To date no improvements in the impact strength of glass laminates has been achieved by treatment of the glass members of the laminate. Rather, emphasis in improving impact resistance in laminated safety-glass has been directed to the interlayer material, chiefly by adjusting the titer level of the polyvinyl butyral interlayer with various salts. However, this method has certain drawbacks in that some salts cause discoloration when present in quantities sufiicient to increase the impact strength to a desirable level. Some salts may also be sensitive to moisture within the laminate, which sensitivity may result in edge delamination. Furthermore, the use of salts in the interlayer to control impact strength may necessitate two separate production facilities to produce interlayer material for applications which cannot tolerate the presence of added salt. Thus, it can be seen that a need exists for a glass laminate with improved impact strength which is obtained by treating the glass members of the laminate rather than the interlayer.
The principal object of this invention is to provide laminated safetyglass having improved safety features.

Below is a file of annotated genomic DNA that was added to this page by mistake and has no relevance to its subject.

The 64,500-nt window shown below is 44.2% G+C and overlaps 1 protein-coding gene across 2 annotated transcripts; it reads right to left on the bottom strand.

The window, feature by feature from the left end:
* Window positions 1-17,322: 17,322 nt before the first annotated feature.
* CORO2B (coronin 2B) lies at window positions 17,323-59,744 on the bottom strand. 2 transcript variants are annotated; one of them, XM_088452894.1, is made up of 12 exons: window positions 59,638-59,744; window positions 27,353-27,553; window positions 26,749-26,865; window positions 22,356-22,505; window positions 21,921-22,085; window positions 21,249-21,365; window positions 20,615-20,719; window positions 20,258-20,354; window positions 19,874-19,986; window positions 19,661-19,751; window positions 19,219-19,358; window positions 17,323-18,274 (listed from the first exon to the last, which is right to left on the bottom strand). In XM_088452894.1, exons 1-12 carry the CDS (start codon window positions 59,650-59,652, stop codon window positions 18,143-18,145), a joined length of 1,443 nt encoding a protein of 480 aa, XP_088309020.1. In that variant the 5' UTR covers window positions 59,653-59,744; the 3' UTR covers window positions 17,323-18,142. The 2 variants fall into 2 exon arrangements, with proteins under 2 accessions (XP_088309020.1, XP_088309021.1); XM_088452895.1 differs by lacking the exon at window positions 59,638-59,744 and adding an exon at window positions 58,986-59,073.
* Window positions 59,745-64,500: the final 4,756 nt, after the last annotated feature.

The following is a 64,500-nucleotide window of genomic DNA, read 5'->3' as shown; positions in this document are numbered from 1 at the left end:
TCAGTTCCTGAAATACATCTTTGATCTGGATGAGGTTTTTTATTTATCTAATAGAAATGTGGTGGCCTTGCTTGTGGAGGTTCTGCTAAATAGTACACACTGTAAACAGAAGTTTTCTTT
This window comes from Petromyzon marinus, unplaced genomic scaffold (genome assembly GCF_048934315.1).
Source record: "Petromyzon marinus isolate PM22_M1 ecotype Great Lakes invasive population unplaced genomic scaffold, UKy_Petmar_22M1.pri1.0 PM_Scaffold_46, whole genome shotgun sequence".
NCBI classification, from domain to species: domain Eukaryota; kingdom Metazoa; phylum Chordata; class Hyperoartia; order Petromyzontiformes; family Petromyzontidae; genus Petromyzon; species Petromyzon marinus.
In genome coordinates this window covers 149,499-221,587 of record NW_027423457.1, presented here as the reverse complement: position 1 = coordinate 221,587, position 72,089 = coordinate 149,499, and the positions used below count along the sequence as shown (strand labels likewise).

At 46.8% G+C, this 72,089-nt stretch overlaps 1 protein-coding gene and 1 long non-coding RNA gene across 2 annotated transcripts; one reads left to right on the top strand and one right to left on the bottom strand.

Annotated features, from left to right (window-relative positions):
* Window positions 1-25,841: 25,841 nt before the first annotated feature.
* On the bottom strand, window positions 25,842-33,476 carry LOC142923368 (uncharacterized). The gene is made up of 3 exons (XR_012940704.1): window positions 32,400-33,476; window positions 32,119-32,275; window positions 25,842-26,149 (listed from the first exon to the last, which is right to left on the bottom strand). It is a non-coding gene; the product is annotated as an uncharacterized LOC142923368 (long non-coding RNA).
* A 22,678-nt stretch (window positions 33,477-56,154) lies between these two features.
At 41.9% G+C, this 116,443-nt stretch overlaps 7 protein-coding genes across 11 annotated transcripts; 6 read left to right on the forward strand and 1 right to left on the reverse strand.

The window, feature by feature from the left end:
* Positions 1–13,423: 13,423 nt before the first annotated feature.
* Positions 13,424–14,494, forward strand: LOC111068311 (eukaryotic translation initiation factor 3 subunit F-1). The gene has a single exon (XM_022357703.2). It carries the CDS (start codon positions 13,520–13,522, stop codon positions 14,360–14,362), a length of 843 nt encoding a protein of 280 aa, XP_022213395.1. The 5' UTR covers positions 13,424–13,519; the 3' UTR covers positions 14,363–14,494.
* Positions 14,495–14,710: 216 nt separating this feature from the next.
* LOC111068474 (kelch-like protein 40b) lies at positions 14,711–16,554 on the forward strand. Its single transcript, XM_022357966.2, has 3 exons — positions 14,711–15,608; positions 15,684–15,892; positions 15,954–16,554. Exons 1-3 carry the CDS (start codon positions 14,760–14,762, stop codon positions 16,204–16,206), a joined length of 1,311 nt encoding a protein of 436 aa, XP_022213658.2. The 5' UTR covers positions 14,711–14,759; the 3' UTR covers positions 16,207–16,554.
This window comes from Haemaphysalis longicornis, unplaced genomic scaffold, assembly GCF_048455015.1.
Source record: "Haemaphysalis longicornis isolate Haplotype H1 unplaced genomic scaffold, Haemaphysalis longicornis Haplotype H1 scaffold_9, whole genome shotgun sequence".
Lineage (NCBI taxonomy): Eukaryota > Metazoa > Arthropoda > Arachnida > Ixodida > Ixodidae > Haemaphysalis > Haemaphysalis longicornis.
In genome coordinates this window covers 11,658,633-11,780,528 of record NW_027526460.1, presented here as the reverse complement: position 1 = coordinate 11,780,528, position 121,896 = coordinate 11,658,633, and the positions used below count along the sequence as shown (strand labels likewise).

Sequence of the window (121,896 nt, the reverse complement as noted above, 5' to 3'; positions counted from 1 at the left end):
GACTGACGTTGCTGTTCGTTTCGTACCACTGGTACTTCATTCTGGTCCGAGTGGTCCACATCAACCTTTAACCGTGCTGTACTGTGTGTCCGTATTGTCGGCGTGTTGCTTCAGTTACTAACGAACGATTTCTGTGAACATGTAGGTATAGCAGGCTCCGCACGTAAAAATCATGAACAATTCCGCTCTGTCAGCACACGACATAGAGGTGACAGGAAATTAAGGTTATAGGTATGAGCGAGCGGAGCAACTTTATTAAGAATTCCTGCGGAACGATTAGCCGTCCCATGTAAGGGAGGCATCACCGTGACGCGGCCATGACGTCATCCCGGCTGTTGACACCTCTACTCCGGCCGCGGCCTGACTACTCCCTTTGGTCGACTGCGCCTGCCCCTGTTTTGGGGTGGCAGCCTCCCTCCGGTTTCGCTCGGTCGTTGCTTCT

A further object of this invention is to provide a laminated safety-glass having improved resistance to penetration by impacting objects such as the human head.
A particular object of this invention is to provide improved physical properties in laminated safety-glass.
A further object is to provide a novel glass member for laminates in order to accomplish the above objects.
Another object of this invention is to provide a novel process for treating the glass member of the laminates in order to accomplish the preceding objects.
These and other objects are accomplished by the process for improving the impact strength of laminated safetyice glass which comprises immersing at least one glass member of the laminate in a basic solution, Washing the glass with water, drying the glass and then laminating the glass to an interlayer, wherein the basic solution is selected from the group consisting of solutions of the hydroxides of alkali and alkaline earth metals, wherein the concentration of the solution is at least 0.001 N.